Facing the pressure of economic sanctions imposed by Western countries, the Russian civilian aviation market has experienced reduced business volume, due to dropping demand from domestic airlines. Against this background the military aviation market took center stage at the MAKS 2015 airshow at Zhukhovsky near Moscow, Russia. Despite the absence of new military aircraft, Russian manufacturers unveiled a number of new systems and capabilities at the airshow, positioned as the largest aerospace event of the Eastern bloc.

Some of the new Russian aircraft – the MiG-35 and the T-50 have yet to reach operational service, but are already attracting customer attention. Traditional platforms, such as the Su-27 and the MiG-29, remain the hottest sales items in the Russian inventory, although they are all based on 1980s technology – developed by the old-school Soviet designers in the last years of the Communist USSR.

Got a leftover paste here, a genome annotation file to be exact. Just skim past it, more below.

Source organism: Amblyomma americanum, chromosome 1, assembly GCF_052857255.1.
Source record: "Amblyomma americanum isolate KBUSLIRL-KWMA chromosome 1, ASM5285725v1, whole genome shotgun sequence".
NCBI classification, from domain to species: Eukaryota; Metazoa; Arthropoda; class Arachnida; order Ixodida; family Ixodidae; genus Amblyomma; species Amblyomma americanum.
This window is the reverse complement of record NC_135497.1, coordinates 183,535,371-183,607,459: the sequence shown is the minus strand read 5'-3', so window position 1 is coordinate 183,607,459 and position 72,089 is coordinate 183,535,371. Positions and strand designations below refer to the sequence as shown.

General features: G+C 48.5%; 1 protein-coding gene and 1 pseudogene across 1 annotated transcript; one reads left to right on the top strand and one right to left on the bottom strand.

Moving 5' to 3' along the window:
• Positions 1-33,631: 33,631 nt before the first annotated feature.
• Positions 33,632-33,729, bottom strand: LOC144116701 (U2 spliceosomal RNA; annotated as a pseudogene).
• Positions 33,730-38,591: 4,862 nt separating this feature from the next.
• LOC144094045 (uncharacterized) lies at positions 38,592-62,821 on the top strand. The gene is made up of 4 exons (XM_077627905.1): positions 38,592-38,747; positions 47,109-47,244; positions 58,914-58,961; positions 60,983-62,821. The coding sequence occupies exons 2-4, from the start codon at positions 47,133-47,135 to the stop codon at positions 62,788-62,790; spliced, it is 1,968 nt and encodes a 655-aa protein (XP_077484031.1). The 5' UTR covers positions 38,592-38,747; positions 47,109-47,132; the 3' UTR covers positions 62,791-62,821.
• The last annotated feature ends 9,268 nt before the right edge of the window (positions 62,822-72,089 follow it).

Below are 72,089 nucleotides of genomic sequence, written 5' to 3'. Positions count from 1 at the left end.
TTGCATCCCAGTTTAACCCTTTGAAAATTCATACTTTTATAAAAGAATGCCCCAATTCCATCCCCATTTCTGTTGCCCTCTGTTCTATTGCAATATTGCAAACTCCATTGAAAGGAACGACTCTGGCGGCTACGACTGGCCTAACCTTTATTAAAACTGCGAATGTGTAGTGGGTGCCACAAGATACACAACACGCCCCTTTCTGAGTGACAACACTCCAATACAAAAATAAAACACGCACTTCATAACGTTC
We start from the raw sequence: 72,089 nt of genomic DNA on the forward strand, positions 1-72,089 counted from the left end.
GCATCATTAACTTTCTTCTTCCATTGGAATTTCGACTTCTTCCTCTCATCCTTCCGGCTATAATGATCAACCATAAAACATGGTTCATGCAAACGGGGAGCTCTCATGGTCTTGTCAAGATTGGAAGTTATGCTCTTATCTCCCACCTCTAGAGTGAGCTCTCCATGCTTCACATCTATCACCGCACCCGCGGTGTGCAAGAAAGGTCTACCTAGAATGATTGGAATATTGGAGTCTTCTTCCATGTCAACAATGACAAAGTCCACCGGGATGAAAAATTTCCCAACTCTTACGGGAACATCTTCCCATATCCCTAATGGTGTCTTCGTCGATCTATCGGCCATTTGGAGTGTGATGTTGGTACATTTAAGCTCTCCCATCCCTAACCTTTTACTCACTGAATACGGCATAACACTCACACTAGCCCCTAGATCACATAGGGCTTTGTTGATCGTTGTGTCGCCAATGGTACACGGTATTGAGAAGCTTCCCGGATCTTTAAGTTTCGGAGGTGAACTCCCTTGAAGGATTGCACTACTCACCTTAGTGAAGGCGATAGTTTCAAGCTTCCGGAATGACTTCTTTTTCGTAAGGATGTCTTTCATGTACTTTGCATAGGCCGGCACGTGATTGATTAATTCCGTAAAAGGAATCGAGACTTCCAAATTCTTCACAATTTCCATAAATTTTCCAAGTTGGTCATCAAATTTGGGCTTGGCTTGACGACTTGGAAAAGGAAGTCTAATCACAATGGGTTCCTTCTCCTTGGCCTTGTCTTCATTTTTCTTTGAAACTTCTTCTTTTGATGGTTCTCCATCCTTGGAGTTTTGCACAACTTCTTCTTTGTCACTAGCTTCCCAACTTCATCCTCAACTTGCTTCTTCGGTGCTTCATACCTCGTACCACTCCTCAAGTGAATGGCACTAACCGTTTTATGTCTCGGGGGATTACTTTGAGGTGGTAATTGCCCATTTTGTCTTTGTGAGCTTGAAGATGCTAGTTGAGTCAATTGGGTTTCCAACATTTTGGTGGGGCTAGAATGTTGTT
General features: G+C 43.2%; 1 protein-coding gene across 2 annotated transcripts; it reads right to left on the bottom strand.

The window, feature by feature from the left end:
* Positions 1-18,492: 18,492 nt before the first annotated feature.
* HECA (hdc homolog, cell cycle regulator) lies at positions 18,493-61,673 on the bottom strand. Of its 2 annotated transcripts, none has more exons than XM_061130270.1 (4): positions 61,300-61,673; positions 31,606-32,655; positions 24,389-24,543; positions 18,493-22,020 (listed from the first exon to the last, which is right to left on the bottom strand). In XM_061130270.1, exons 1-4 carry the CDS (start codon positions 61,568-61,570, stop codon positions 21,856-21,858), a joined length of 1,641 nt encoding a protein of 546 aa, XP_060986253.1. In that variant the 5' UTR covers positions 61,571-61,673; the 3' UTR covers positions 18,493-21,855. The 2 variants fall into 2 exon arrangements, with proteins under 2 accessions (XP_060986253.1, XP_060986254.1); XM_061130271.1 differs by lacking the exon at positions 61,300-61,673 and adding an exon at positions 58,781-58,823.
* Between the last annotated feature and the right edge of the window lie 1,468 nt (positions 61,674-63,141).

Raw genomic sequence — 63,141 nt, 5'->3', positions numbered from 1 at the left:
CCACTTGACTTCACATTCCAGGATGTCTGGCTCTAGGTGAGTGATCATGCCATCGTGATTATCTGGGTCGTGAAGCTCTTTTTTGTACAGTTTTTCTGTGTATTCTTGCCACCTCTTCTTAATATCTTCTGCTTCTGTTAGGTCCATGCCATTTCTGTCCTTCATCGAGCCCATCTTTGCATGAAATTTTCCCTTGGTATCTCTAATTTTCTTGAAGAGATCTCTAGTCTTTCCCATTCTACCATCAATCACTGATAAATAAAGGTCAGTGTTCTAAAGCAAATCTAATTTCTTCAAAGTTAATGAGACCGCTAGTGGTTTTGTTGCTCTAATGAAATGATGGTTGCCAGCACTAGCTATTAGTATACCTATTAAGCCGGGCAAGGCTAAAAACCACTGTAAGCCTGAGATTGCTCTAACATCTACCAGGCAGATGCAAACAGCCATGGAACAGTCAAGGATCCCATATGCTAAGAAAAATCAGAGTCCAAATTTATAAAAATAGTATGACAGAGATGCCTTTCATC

Surprisingly, these old designs are facing the same opponents they had thirty years ago – the F-16s, F-15s and F-18s. Although Russia has lagged behind in the past two decades – as the USA developed and fielded the fifth-generation F-22 Raptor – Russia is now nearing the operational introduction of the T-50, one or two years after the second fifth-generation U.S. fighter (F-35) is reaching initial operational capability.

Although in terms of electronic systems the F-35 is more sophisticated and capable, the Russian fighter shows much better performance, in terms of super maneuverability and combat potential, with a superior flight envelope and an increased weapons load. In fact, given the problematic performance of the F-35, some analysts consider the introduction of the Russian Advanced Fighter Aircraft (PAKFA or T-50) will actually open a gap in favor of the Russians, rather than having the Russians closing the gap opened by the Americans in the past 20 years.